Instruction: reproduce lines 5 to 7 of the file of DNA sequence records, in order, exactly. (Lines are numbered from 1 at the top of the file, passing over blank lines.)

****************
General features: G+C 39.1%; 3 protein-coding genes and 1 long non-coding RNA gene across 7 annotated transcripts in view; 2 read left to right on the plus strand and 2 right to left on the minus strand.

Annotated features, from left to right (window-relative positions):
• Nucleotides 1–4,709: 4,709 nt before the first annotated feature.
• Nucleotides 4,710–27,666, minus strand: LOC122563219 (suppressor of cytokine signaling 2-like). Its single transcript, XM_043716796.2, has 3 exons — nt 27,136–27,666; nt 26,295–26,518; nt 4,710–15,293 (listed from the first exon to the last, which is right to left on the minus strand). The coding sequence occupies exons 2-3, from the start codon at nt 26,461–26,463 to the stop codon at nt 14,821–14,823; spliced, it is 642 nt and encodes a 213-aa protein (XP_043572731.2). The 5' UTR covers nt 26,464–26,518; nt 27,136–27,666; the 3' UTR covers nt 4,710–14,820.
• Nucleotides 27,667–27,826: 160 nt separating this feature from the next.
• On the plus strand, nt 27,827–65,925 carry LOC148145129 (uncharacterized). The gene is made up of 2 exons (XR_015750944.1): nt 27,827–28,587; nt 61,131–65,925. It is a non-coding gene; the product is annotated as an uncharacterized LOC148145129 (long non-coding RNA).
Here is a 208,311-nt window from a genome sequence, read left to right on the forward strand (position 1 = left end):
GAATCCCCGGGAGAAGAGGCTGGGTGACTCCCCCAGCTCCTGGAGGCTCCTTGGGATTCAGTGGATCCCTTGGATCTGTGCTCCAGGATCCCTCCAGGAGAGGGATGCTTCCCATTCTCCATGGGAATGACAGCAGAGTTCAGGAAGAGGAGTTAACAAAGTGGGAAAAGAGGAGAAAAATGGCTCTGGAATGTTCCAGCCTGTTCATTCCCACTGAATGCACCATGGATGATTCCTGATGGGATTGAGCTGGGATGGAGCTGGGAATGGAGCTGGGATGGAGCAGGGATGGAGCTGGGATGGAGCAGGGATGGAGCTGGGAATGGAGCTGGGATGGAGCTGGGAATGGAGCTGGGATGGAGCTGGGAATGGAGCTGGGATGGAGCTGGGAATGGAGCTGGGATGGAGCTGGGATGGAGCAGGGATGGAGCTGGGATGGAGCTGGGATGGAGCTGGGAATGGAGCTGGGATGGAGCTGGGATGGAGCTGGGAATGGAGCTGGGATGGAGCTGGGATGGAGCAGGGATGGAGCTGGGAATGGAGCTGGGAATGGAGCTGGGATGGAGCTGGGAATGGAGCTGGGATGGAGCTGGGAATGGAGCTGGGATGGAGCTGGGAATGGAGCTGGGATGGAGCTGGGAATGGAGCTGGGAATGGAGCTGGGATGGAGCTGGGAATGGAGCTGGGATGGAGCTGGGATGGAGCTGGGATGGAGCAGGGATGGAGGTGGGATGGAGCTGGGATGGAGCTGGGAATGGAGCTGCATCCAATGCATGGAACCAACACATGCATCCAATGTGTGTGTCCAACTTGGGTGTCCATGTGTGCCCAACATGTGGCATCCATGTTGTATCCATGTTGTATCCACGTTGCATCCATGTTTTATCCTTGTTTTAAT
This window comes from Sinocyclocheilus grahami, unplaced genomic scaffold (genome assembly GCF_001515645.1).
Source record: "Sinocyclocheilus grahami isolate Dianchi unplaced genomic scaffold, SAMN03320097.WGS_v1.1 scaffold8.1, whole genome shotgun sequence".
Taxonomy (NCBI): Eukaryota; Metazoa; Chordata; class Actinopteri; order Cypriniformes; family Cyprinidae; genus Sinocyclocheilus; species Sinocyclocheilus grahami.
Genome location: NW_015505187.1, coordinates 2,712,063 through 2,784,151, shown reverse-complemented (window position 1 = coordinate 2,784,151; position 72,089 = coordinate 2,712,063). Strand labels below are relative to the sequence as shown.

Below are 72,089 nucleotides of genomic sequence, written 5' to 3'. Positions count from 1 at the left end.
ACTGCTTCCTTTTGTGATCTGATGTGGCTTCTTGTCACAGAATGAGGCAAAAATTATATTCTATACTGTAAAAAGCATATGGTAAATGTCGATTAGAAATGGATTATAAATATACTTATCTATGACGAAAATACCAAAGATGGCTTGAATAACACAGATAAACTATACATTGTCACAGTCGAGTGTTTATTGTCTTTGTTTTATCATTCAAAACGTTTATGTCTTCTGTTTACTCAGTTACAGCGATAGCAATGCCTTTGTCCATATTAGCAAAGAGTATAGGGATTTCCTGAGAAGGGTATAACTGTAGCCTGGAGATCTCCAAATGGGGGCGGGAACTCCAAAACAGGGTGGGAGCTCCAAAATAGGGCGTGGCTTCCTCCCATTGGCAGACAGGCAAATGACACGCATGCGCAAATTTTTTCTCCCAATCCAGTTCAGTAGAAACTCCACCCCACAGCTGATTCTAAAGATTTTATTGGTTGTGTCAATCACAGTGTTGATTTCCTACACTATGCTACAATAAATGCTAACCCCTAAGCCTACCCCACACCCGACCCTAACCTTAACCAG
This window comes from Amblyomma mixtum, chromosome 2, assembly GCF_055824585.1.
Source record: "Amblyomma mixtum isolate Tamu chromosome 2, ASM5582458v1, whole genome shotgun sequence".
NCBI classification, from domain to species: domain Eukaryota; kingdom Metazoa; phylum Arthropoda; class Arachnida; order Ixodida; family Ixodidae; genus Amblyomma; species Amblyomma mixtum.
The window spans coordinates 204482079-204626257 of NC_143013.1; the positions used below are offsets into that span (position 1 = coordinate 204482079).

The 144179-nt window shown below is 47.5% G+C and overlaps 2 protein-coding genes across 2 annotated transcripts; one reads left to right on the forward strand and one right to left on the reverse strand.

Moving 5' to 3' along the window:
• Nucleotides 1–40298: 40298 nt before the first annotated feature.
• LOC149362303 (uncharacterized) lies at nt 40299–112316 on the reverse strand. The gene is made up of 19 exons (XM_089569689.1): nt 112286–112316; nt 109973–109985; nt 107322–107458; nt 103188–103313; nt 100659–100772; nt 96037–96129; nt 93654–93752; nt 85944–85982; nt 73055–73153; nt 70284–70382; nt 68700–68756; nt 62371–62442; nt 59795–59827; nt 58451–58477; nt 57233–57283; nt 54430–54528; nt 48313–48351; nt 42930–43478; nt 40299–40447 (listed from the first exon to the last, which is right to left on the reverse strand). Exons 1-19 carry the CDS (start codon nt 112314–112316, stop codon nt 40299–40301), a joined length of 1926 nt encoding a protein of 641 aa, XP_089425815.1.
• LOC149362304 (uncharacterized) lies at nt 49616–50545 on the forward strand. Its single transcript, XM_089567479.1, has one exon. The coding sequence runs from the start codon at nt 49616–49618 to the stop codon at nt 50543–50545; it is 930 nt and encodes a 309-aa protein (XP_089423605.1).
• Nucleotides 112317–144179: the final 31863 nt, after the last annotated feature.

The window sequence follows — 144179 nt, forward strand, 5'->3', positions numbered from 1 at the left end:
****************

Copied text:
• Nucleotides 27,667–27,826: 160 nt separating this feature from the next.
• On the plus strand, nt 27,827–65,925 carry LOC148145129 (uncharacterized). The gene is made up of 2 exons (XR_015750944.1): nt 27,827–28,587; nt 61,131–65,925. It is a non-coding gene; the product is annotated as an uncharacterized LOC148145129 (long non-coding RNA).
Here is a 208,311-nt window from a genome sequence, read left to right on the forward strand (position 1 = left end):